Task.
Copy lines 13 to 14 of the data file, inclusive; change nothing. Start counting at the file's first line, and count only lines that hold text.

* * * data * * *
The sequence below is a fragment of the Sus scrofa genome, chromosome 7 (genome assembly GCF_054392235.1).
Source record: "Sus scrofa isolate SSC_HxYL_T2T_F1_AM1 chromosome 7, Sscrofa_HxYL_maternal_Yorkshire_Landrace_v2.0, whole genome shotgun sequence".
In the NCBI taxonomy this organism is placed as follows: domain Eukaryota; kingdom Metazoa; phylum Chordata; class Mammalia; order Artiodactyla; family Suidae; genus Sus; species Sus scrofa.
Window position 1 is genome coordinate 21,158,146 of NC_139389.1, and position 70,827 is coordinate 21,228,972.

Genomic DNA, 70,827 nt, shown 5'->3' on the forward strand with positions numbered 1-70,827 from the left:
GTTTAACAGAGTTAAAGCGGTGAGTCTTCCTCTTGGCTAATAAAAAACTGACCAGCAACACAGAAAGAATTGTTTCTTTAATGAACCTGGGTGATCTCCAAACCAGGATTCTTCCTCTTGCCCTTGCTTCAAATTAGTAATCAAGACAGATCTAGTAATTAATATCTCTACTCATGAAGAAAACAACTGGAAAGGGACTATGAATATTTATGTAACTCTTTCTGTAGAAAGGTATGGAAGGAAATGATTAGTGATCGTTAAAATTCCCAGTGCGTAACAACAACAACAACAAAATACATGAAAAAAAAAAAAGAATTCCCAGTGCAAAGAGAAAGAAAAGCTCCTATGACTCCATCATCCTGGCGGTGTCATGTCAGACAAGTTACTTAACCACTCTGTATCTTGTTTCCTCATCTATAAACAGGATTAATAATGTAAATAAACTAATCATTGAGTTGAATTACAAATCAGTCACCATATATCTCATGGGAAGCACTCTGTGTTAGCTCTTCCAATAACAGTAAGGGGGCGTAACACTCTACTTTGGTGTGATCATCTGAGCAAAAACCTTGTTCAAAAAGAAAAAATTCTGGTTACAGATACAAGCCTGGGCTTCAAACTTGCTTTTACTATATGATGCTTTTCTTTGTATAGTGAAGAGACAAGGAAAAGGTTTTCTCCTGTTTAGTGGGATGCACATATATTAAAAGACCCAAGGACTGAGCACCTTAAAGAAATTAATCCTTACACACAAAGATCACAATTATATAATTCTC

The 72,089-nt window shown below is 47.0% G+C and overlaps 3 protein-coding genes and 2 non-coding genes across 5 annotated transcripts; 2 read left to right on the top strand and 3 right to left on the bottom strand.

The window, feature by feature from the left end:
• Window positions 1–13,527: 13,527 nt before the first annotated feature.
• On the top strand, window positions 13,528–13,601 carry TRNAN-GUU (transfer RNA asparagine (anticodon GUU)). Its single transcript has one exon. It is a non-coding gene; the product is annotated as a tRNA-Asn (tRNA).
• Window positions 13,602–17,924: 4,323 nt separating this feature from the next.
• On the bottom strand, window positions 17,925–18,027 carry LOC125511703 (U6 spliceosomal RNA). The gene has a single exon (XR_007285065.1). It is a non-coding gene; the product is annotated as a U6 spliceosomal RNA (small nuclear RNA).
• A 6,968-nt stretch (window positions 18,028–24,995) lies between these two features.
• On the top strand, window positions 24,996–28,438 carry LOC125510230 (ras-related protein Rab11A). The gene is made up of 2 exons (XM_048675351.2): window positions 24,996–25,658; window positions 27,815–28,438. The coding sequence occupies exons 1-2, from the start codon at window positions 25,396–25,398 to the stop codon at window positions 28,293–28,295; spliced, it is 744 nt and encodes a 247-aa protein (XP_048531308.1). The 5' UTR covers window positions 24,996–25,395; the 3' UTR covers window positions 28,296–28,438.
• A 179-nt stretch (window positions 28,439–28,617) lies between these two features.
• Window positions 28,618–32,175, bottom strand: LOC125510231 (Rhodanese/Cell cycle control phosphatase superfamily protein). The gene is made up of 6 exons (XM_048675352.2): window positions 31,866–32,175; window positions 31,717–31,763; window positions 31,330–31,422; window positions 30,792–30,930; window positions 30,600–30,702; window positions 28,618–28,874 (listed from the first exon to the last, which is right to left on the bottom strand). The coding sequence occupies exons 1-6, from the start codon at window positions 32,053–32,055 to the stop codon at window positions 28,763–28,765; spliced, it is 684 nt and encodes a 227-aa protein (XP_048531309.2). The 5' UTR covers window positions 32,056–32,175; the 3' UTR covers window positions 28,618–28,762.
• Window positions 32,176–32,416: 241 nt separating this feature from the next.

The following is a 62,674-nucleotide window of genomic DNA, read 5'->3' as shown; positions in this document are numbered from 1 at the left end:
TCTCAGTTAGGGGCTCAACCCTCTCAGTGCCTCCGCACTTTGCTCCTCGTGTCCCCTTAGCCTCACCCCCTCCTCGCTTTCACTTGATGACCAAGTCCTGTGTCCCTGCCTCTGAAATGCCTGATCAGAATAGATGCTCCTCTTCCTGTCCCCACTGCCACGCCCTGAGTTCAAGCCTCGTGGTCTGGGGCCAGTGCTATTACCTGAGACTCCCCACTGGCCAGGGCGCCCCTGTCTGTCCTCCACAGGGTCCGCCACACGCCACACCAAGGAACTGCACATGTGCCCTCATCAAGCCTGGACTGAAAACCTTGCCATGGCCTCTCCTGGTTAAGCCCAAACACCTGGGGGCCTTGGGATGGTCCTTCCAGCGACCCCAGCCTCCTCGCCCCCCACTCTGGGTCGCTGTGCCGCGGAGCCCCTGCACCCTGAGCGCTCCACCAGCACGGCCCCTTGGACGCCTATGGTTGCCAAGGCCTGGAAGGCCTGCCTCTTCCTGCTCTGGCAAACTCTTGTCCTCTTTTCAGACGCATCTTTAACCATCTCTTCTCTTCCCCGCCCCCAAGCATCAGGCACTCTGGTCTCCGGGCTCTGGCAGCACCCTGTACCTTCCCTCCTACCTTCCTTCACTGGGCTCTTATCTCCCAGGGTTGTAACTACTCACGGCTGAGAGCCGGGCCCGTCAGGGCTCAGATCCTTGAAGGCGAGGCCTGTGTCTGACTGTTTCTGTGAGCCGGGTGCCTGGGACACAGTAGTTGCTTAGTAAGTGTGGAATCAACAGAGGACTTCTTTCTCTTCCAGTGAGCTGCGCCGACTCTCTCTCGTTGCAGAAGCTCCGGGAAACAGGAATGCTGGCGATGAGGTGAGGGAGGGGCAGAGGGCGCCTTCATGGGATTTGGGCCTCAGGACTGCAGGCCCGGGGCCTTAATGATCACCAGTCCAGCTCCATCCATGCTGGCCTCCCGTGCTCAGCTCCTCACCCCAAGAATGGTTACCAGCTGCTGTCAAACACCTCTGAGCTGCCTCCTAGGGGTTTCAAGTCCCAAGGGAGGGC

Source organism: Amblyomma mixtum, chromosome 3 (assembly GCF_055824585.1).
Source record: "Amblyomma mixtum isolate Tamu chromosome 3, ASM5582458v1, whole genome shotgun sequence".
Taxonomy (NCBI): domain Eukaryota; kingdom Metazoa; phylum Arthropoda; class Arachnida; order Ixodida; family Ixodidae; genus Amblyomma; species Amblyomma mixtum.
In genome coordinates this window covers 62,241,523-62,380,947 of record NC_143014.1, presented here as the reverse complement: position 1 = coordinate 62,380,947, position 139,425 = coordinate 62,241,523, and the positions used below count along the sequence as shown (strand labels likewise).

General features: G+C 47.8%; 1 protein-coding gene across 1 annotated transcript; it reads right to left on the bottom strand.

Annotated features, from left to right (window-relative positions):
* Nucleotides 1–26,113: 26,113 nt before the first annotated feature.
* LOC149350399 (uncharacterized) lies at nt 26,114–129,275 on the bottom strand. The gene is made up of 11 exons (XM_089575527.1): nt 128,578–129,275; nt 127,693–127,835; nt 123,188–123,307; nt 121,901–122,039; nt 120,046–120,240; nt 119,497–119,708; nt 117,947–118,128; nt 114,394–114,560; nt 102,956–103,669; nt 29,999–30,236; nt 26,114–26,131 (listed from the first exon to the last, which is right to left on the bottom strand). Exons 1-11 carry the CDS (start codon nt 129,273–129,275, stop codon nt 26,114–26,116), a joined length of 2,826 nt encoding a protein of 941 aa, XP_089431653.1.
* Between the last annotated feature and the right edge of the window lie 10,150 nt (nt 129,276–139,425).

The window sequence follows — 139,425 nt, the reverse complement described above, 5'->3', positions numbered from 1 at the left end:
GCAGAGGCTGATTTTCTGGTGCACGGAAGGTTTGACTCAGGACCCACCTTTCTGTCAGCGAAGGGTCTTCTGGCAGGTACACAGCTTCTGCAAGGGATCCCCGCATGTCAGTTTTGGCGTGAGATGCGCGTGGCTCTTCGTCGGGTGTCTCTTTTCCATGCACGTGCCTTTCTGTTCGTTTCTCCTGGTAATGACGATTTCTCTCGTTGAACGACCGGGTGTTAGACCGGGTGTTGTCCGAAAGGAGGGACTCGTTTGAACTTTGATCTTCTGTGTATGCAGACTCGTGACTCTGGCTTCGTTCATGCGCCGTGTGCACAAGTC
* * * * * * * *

• A 6,968-nt stretch (window positions 18,028–24,995) lies between these two features.
• On the top strand, window positions 24,996–28,438 carry LOC125510230 (ras-related protein Rab11A). The gene is made up of 2 exons (XM_048675351.2): window positions 24,996–25,658; window positions 27,815–28,438. The coding sequence occupies exons 1-2, from the start codon at window positions 25,396–25,398 to the stop codon at window positions 28,293–28,295; spliced, it is 744 nt and encodes a 247-aa protein (XP_048531308.1). The 5' UTR covers window positions 24,996–25,395; the 3' UTR covers window positions 28,296–28,438.